British gambling charity GambleAware has pointed out the need for additional support for BAME communities affected by gambling-related harms.

Findings from the organisation found that the adverse effects of gambling impacted a “disproportionate” number of ethnic minority groups in the UK.

GambleAware also said that it would carry out new research next year to gain the full picture on problem gambling’s impact on BAME individuals.

The demand for treatment exists 

In a survey carried out in partnership with YouGov, GambleAware found that 74% of BAME problem gamblers would consider getting treatment for their issues. For those who identified as white, this figure stood at 49%.

The same research, which covered 15,162 adults in Britain, also found that one in five BAME adults had suffered from some form of problem gambling. This was 12% for white adults. BAME individuals were also likelier to be classed as problem gamblers – 7%, compared to 2%.

71% of BAME research participants who had suffered from gambling-related harms said that they had used treatment in the past. Just under half (49%) of white problem gamblers said the same.

GambleAware CEO Marc Etches commented on the research’s findings:

“The prevalence of high levels of gambling harms among minority ethnic communities, coupled with the significant demand for access to treatment, support, and advice demonstrates the clear need to further strengthen and improve the existing provisions on offer.

“Services must be flexible, meet the varying needs of individuals, and it is vital they are easy to access for all minority groups. This will require active engagement with communities on the ground to understand their lived experiences, and to design services in accordance with these.”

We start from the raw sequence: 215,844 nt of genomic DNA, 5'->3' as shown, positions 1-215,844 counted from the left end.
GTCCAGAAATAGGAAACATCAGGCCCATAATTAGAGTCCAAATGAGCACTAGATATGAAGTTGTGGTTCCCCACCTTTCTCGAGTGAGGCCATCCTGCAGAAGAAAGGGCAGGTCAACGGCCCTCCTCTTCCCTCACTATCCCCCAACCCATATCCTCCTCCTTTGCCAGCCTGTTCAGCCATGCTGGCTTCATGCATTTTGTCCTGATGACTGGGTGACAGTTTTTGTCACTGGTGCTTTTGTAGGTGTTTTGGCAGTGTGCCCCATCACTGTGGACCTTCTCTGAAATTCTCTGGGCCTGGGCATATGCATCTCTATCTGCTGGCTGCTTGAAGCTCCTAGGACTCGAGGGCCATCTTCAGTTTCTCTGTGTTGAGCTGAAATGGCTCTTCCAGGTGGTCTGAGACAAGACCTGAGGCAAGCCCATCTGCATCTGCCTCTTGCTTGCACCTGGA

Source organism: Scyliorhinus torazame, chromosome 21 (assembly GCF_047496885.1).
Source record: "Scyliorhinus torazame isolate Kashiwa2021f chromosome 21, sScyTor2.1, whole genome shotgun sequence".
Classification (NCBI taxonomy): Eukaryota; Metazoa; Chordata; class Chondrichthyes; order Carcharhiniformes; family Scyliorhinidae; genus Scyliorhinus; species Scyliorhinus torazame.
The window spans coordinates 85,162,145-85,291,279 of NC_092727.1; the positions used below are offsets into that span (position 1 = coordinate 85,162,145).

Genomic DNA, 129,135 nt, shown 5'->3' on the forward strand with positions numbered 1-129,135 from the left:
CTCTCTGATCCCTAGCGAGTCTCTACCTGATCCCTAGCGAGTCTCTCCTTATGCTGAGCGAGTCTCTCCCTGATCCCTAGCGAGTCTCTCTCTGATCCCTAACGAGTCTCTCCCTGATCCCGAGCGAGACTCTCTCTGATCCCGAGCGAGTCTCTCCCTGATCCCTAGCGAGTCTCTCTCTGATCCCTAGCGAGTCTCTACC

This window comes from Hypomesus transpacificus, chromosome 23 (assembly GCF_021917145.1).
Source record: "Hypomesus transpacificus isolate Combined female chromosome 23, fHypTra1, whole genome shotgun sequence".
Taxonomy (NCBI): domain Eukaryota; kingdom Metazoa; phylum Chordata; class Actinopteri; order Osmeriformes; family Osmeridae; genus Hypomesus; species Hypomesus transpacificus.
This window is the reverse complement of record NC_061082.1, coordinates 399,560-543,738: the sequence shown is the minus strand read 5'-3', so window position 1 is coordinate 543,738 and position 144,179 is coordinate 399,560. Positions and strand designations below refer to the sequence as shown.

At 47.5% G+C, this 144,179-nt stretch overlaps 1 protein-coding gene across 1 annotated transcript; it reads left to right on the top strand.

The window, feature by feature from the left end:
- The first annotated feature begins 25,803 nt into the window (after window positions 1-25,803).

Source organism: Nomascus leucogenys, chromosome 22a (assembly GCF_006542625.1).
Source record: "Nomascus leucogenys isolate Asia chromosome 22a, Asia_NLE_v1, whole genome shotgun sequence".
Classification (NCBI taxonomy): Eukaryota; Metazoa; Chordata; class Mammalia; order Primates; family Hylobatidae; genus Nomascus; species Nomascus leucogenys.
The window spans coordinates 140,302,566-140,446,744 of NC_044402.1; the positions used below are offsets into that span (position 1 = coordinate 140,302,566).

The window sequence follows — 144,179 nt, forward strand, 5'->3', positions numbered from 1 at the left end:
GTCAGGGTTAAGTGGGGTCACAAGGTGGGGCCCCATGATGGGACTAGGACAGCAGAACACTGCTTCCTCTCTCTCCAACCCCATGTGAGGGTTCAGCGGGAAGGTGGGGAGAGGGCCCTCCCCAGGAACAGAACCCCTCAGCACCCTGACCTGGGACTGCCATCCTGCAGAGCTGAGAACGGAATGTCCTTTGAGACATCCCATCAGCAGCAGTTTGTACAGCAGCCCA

“This research shines a light” 

YouGov Research Director Briony Grunstone commented:

“This research shines a light on the disproportionate impact of gambling harms on BAME communities. It also indicates a particularly high demand for treatment, support, and advice, tailored to these affected groups.

“The survey highlighted that increased awareness of support would motivate at risk gamblers to seek assistance. It is vital, therefore, to highlight the range of different services available, including telephone helplines such as the National Gambling Helpline, to make accessing treatment, advice, and support easier for gamblers from a minority ethnic background.”

GambleAware to conduct additional research in 2021

GambleAware said that the levels of demand revealed by the YouGov research are not reflected by the National Gambling Treatment Service’s 2019/2020 figures. The charity said that the lack of correlation means that BAME problem gamblers probably look for help elsewhere.

To look deeper into bolstering treatment options and availability for affected minority communities, GambleAware will carry out new research next year. This will aim to find out what treatment preferences are, as well as individual needs. The charity will focus on gathering information based on real-life experiences of gambling issues.